HOPA Survey Reveals Frequent Drug Shortages and Increased Risk of Medication Errors | New

A survey of US oncology pharmacists recently conducted by HOPA and published in JCO® Oncology Practice reports that oncology drug shortages continue to present serious barriers to providing effective cancer care. Disruptions caused by drug shortages can lead to delays in the timing of chemotherapy treatments, changes in dose or regimen, or even missed doses when other agents are not available.

MILWAUKEE, June 3, 2022 /PRNewswire-PRWeb/ — A survey of US oncology pharmacists recently published in JCO® Oncology Practice reports that oncology drug shortages continue to present serious barriers to delivering effective cancer care. Disruptions caused by drug shortages can lead to delays in the timing of chemotherapy treatments, changes in the dose or regimen given, or even missed doses when other agents are not available. Read the JCO article.

“Persistent oncology drug shortages are a clear and growing challenge for healthcare organizations and people undergoing cancer treatment,” says Heidi D. Finnes, PharmD BCOP FHOPA, HOPA President and Senior Director of Pharmacy Cancer Research at Mayo Clinic Cancer Center. “Often, drug shortages prevent the provision of optimal cancer care.”

The National Survey on the Effect of Oncology Drug Shortages in Clinical Practice: A Hematology Oncology Pharmacy Association (HOPA) Survey examined the impact of oncology drug shortages in a variety of practice settings in United States. Specifically, the survey looked at the experiences of healthcare organizations, resource implications, impact on patient safety and clinical trials.

The 36-point survey was distributed to HOPA members between December 2019 and July 2020 and 68 US organizations responded. Sixty-three percent of facilities reported one or more drug shortages per month, with a 34% increase in 2019 compared to 2018. Treatment delays, reduced doses, or alternate regimens were reported by 75% of respondents.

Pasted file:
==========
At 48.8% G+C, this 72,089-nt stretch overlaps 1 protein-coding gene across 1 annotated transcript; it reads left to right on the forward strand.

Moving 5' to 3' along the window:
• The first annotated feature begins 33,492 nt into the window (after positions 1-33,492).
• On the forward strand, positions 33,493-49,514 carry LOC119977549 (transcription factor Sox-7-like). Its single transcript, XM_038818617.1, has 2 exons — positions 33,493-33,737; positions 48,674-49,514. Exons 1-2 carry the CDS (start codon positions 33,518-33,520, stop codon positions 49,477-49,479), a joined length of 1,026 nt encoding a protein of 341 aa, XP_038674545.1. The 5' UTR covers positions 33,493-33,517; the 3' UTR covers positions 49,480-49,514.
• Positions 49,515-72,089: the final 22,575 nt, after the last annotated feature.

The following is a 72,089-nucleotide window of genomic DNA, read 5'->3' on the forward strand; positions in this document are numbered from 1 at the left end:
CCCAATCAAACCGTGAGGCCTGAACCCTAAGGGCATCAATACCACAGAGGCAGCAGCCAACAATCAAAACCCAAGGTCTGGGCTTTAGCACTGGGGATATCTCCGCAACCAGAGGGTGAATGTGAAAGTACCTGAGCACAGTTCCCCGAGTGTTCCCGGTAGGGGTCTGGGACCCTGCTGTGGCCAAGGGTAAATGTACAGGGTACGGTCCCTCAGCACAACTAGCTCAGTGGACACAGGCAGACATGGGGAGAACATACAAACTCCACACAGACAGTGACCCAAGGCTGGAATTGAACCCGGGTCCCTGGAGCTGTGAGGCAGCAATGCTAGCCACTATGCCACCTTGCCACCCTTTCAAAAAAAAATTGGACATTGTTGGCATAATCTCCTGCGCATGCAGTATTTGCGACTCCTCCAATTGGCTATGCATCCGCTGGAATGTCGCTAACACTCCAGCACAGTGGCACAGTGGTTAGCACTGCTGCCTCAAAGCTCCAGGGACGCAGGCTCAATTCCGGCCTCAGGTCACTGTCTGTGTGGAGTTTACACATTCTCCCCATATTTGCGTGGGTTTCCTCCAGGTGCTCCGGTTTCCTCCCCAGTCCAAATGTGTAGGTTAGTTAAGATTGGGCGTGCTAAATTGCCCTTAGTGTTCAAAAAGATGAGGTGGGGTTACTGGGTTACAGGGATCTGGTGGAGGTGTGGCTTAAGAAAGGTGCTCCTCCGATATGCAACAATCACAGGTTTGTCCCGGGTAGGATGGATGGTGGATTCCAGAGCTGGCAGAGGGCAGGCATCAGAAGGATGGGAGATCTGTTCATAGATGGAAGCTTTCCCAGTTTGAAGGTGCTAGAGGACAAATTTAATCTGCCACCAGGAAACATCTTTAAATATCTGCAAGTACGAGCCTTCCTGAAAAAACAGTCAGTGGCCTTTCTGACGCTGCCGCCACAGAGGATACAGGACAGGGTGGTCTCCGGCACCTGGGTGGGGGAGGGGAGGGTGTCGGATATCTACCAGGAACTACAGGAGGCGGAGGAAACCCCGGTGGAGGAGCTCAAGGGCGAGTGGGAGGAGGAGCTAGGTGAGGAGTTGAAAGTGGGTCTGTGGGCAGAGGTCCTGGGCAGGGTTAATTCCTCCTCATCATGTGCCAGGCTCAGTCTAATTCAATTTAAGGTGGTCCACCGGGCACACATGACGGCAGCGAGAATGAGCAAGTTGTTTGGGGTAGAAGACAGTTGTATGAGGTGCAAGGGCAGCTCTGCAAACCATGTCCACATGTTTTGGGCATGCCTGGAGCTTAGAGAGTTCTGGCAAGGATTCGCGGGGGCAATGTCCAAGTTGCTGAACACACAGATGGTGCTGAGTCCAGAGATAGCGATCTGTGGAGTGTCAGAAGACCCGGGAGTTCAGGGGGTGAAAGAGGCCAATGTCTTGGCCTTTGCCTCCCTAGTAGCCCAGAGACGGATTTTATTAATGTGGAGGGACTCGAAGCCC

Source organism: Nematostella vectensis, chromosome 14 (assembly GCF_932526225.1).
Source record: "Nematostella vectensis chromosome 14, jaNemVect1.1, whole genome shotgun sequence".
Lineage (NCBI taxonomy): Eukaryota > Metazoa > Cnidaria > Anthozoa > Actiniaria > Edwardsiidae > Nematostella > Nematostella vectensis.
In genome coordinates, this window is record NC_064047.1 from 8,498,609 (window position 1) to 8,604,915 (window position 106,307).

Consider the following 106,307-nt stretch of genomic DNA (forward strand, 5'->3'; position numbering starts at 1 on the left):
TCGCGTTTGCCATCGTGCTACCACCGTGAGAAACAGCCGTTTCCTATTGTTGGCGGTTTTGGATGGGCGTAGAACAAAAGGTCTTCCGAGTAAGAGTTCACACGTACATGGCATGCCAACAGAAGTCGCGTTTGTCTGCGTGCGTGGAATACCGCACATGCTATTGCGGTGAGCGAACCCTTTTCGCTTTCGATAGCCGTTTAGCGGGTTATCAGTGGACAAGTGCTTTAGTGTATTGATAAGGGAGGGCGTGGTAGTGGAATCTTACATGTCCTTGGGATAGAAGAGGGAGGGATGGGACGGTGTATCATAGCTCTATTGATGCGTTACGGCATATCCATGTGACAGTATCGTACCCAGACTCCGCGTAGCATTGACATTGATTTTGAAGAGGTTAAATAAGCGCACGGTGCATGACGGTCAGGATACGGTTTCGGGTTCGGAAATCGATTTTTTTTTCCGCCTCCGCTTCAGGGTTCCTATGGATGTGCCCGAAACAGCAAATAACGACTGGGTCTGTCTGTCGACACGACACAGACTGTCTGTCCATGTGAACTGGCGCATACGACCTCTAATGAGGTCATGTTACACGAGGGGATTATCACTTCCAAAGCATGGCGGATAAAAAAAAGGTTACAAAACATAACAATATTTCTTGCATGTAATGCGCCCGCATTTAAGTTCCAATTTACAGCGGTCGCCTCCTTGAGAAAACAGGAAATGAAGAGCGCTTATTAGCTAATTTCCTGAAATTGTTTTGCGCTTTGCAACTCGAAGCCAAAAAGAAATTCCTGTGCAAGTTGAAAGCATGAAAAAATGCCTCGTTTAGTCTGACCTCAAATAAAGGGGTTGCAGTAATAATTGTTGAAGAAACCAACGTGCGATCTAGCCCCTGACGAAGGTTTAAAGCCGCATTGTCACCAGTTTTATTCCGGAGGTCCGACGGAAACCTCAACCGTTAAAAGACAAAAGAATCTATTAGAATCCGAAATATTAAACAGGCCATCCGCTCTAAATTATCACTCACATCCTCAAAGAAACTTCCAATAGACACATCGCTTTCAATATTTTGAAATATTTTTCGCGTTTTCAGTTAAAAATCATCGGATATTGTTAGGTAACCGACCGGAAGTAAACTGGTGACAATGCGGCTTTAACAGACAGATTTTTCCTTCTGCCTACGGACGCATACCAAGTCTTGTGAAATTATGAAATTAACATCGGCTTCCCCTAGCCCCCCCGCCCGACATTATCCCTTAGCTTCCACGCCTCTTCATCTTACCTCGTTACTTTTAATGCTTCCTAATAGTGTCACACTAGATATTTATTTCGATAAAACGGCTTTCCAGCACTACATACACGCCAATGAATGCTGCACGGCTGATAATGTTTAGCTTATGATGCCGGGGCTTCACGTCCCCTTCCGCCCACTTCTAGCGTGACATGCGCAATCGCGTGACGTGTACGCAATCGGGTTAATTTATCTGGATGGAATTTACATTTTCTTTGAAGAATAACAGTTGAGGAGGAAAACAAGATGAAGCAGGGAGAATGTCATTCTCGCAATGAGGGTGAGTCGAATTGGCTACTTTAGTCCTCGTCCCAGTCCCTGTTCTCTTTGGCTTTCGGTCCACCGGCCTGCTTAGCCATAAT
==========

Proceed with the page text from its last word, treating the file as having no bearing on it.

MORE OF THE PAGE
A drug shortage is defined as a period of time when the realized or expected demand for a drug exceeds the available supply. The biggest shortages are in oncology drugs and supportive care products that are essential to caring for people with cancer. In the HOPA survey, respondents said the most difficult agents to obtain were vincristine, vinblastine, intravenous immunoglobulin, leucovorin, and Bacillus Calmette Guerin (BCG).

Oncology drug shortages continue to be a threat to public health. While recent legislation related to COVID-19 relief, such as the CARES Act of 2020, has provided strategies to reduce drug shortages, additional steps need to be taken.

“As advocates for the hematology/oncology pharmacy profession, as well as those undergoing cancer treatment, HOPA members have a vested interest in addressing these critical shortages,” says Dr. Finnes. A recent HOPA Drug Shortages Fact Pack provides recommendations for collaborative efforts between drug manufacturers, healthcare professionals, patient advocacy organizations, and government agencies to help mitigate the disruption caused by oncology drug shortages.

About HOPA: The Hematology/Oncology Pharmacy Association (HOPA) supports hematology/oncology pharmacy professionals and promotes the role of the pharmacist in collaborative cancer care. Founded in 2004, HOPA provides crucial educational, networking, and advancement opportunities frequently sought by pharmacy trainees, residents, fellows, students, technicians, researchers, and specialty pharmacy hematology/oncology administrators. His vision is to ensure that everyone affected by cancer has a hematology/oncology pharmacist as an integral member of their care team.

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michelle siegHematology/Oncology Pharmacy Association, 4142318104, [email protected]

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SOURCE Association of Hematology/Oncology Pharmacies

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